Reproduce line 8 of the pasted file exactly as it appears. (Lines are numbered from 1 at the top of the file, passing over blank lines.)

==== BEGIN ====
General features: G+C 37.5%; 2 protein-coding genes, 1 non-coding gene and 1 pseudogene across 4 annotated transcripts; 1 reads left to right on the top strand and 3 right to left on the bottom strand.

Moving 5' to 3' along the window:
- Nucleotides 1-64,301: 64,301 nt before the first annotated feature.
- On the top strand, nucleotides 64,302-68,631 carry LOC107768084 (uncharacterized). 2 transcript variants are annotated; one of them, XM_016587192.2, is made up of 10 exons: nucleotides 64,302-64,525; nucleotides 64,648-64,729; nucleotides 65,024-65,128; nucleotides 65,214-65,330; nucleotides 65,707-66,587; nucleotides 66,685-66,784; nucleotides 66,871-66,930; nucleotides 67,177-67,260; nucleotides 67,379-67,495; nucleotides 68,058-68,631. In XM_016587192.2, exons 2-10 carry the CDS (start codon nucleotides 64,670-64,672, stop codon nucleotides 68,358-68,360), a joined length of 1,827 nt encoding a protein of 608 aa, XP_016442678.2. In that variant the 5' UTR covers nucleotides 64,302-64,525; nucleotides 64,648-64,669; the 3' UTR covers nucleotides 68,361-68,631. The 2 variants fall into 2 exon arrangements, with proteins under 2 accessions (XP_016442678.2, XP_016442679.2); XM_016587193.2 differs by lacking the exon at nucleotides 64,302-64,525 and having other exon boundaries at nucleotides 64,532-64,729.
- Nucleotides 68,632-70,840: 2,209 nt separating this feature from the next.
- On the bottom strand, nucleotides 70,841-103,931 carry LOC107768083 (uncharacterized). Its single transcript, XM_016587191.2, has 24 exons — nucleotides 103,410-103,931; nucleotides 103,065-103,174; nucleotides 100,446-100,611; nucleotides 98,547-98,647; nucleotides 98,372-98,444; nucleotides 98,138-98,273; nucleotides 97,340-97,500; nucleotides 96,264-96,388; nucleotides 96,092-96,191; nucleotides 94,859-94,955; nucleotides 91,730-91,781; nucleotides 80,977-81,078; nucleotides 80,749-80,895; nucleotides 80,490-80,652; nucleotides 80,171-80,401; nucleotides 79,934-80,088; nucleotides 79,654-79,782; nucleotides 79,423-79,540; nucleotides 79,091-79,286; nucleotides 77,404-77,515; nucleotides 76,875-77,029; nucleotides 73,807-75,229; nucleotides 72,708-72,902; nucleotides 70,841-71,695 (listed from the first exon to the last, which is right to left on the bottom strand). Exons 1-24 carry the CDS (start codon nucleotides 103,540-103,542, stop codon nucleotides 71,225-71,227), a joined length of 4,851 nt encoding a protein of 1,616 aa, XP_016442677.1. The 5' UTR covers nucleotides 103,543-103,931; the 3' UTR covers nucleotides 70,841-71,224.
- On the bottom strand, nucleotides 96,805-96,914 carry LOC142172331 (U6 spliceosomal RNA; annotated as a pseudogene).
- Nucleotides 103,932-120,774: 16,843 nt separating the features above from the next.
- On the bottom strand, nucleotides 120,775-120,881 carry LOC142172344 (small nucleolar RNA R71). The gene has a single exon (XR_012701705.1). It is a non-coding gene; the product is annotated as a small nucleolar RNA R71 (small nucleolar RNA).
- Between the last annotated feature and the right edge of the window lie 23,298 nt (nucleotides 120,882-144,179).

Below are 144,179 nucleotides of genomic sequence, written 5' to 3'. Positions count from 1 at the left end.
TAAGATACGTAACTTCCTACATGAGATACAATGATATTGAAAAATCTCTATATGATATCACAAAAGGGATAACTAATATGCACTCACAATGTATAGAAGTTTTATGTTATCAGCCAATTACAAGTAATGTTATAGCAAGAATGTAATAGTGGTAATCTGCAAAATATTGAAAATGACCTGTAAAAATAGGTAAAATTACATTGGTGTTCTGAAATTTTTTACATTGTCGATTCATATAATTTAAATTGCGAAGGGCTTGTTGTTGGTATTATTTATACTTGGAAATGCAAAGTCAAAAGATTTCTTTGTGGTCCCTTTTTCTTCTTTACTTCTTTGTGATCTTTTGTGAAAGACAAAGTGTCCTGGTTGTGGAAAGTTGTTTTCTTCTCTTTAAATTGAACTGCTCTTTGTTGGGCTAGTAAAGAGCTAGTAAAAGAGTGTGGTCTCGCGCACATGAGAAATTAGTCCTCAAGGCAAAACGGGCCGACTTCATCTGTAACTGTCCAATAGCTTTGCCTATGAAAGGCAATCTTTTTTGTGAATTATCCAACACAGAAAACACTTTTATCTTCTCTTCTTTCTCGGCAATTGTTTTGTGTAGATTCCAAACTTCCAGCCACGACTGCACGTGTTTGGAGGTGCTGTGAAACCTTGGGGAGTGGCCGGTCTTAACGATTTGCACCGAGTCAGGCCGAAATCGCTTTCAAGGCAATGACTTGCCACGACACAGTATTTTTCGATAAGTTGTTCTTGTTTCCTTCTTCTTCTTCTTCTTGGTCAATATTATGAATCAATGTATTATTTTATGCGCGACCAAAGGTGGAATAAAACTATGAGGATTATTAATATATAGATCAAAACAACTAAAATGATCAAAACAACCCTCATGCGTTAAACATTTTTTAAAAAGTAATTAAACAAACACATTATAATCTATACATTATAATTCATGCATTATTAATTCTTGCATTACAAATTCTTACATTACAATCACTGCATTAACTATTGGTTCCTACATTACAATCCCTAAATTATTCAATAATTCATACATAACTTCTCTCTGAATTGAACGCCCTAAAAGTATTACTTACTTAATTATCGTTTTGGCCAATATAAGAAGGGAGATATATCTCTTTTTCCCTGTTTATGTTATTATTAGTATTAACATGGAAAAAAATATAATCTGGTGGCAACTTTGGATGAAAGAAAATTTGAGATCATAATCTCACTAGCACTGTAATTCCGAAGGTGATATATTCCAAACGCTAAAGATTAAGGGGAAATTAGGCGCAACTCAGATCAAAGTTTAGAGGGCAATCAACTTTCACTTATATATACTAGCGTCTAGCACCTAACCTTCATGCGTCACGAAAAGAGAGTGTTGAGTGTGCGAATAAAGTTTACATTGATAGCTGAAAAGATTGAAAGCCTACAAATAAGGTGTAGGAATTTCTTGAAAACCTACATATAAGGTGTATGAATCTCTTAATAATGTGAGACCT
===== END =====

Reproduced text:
- Nucleotides 103,932-120,774: 16,843 nt separating the features above from the next.